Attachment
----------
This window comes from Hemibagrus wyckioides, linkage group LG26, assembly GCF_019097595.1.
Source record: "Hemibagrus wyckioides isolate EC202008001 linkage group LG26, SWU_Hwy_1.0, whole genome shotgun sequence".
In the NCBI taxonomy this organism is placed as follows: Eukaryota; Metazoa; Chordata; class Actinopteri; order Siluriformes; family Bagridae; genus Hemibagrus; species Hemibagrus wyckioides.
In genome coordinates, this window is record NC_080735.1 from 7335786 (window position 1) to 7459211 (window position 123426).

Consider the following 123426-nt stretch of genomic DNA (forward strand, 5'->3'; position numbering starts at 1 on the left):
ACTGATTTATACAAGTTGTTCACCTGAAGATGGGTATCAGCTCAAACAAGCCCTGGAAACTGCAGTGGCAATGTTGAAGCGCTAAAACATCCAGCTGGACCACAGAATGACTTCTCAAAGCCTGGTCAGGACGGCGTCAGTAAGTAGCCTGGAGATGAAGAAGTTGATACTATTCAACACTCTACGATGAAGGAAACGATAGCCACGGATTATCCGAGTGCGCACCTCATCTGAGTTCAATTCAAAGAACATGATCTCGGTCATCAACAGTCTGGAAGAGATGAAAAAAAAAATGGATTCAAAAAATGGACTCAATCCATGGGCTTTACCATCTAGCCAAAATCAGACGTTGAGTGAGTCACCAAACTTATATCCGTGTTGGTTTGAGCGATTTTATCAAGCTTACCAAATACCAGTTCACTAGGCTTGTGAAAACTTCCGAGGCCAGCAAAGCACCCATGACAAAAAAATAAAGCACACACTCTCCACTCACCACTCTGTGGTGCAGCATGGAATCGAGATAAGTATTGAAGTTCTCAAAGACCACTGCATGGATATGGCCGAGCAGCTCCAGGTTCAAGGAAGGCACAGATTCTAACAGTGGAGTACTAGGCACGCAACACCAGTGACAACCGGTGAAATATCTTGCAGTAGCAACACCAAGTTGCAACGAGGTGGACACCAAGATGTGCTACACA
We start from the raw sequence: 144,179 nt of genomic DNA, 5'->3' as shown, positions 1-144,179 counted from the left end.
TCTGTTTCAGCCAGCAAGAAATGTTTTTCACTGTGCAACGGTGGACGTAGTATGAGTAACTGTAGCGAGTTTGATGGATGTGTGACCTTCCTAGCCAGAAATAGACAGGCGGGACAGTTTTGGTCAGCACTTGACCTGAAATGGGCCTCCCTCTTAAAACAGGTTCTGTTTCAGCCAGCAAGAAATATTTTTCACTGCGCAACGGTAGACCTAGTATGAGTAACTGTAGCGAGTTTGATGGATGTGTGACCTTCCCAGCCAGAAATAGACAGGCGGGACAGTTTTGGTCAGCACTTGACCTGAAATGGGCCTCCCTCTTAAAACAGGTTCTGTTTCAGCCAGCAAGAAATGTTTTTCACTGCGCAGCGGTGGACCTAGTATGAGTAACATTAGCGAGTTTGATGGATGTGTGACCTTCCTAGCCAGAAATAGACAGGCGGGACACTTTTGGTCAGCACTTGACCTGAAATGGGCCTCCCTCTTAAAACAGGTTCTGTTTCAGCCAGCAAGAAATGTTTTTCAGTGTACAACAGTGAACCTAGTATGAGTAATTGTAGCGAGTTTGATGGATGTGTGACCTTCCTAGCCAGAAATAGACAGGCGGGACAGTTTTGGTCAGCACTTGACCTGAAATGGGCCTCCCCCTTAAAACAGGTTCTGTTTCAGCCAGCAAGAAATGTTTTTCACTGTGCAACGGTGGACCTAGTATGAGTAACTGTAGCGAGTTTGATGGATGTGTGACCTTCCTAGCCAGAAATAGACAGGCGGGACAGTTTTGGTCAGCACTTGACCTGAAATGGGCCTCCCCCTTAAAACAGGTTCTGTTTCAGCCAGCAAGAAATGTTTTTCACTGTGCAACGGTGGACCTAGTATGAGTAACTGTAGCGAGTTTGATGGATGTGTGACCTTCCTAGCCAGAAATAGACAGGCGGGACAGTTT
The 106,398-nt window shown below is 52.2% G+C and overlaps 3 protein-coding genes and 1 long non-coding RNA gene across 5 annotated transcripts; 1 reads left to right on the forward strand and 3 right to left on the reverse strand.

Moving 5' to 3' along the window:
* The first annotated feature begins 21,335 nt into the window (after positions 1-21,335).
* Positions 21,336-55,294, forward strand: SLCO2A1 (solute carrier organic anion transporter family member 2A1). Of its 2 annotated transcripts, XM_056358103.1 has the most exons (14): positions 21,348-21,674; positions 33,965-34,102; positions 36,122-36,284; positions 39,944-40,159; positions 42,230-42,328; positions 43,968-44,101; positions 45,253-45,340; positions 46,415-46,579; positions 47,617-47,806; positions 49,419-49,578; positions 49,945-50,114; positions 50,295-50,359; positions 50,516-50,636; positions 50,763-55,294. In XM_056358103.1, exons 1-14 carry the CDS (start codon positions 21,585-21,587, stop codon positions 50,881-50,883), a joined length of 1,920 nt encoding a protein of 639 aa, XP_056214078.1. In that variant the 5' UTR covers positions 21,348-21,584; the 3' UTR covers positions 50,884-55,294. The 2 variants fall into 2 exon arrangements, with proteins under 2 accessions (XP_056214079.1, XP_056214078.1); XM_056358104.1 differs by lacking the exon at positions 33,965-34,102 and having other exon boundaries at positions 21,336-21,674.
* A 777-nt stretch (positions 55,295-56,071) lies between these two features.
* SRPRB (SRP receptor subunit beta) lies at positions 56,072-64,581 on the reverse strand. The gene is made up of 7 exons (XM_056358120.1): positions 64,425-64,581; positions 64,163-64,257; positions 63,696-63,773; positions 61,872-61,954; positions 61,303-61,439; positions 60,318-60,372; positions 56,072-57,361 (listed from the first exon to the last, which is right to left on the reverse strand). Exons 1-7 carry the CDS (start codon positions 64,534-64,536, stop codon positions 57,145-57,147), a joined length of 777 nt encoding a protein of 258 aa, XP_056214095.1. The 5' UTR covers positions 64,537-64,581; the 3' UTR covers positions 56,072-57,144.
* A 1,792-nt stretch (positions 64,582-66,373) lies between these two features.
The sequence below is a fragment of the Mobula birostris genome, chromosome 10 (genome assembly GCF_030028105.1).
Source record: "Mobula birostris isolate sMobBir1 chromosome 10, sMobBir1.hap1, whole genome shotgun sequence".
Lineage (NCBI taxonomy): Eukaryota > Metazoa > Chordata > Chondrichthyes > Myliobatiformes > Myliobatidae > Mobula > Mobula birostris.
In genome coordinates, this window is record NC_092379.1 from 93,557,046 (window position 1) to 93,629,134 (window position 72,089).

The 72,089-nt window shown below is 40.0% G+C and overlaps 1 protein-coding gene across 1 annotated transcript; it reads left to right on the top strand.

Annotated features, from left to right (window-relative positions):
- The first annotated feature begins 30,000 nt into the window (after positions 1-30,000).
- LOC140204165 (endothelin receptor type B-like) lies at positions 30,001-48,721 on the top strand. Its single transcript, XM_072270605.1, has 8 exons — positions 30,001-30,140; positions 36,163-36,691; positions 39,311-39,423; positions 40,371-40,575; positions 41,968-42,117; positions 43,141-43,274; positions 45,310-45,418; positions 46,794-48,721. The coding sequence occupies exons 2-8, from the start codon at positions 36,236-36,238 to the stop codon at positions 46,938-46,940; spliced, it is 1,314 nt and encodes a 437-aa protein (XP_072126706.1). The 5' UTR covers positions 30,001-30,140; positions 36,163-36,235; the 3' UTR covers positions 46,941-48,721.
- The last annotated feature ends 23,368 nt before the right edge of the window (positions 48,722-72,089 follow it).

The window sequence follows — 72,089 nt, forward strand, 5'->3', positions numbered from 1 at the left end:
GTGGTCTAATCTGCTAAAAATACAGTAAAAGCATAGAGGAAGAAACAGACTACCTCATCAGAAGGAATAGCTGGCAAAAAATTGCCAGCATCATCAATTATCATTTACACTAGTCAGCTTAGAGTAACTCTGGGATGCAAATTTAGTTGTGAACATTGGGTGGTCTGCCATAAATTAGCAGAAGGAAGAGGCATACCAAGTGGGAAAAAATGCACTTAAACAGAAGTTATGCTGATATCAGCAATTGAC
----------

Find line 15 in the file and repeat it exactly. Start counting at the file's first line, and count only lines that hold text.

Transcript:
* A 1,792-nt stretch (positions 64,582-66,373) lies between these two features.